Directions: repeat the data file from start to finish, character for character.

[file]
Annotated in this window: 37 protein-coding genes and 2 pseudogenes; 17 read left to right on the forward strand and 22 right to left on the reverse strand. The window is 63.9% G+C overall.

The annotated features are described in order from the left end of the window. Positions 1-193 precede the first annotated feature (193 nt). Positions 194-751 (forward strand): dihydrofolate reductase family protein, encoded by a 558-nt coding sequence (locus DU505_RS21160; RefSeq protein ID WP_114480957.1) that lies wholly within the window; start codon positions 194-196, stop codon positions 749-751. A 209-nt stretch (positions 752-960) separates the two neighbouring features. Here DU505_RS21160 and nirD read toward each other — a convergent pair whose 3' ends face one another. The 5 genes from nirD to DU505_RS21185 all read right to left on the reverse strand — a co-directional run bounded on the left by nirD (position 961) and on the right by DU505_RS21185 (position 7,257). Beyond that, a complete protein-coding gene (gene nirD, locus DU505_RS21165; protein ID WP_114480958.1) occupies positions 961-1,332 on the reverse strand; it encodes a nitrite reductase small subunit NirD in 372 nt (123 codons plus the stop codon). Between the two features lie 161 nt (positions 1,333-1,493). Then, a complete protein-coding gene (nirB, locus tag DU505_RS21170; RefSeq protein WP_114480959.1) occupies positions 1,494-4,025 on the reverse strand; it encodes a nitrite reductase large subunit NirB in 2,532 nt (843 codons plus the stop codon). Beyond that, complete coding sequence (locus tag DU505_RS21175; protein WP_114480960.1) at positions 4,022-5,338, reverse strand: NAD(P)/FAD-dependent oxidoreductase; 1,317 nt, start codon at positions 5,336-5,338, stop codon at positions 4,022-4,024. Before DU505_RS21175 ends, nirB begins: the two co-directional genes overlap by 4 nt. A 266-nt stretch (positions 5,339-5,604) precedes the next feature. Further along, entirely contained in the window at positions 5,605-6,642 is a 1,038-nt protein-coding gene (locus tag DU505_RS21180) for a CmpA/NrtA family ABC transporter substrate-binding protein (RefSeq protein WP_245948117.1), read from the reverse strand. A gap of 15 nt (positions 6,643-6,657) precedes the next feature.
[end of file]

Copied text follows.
Annotated in this window: 37 protein-coding genes and 2 pseudogenes; 17 read left to right on the forward strand and 22 right to left on the reverse strand. The window is 63.9% G+C overall.

The annotated features are described in order from the left end of the window. Positions 1-193 precede the first annotated feature (193 nt). Positions 194-751 (forward strand): dihydrofolate reductase family protein, encoded by a 558-nt coding sequence (locus DU505_RS21160; RefSeq protein ID WP_114480957.1) that lies wholly within the window; start codon positions 194-196, stop codon positions 749-751. A 209-nt stretch (positions 752-960) separates the two neighbouring features. Here DU505_RS21160 and nirD read toward each other — a convergent pair whose 3' ends face one another. The 5 genes from nirD to DU505_RS21185 all read right to left on the reverse strand — a co-directional run bounded on the left by nirD (position 961) and on the right by DU505_RS21185 (position 7,257). Beyond that, a complete protein-coding gene (gene nirD, locus DU505_RS21165; protein ID WP_114480958.1) occupies positions 961-1,332 on the reverse strand; it encodes a nitrite reductase small subunit NirD in 372 nt (123 codons plus the stop codon). Between the two features lie 161 nt (positions 1,333-1,493). Then, a complete protein-coding gene (nirB, locus tag DU505_RS21170; RefSeq protein WP_114480959.1) occupies positions 1,494-4,025 on the reverse strand; it encodes a nitrite reductase large subunit NirB in 2,532 nt (843 codons plus the stop codon). Beyond that, complete coding sequence (locus tag DU505_RS21175; protein WP_114480960.1) at positions 4,022-5,338, reverse strand: NAD(P)/FAD-dependent oxidoreductase; 1,317 nt, start codon at positions 5,336-5,338, stop codon at positions 4,022-4,024. Before DU505_RS21175 ends, nirB begins: the two co-directional genes overlap by 4 nt. A 266-nt stretch (positions 5,339-5,604) precedes the next feature. Further along, entirely contained in the window at positions 5,605-6,642 is a 1,038-nt protein-coding gene (locus tag DU505_RS21180) for a CmpA/NrtA family ABC transporter substrate-binding protein (RefSeq protein WP_245948117.1), read from the reverse strand. A gap of 15 nt (positions 6,643-6,657) precedes the next feature.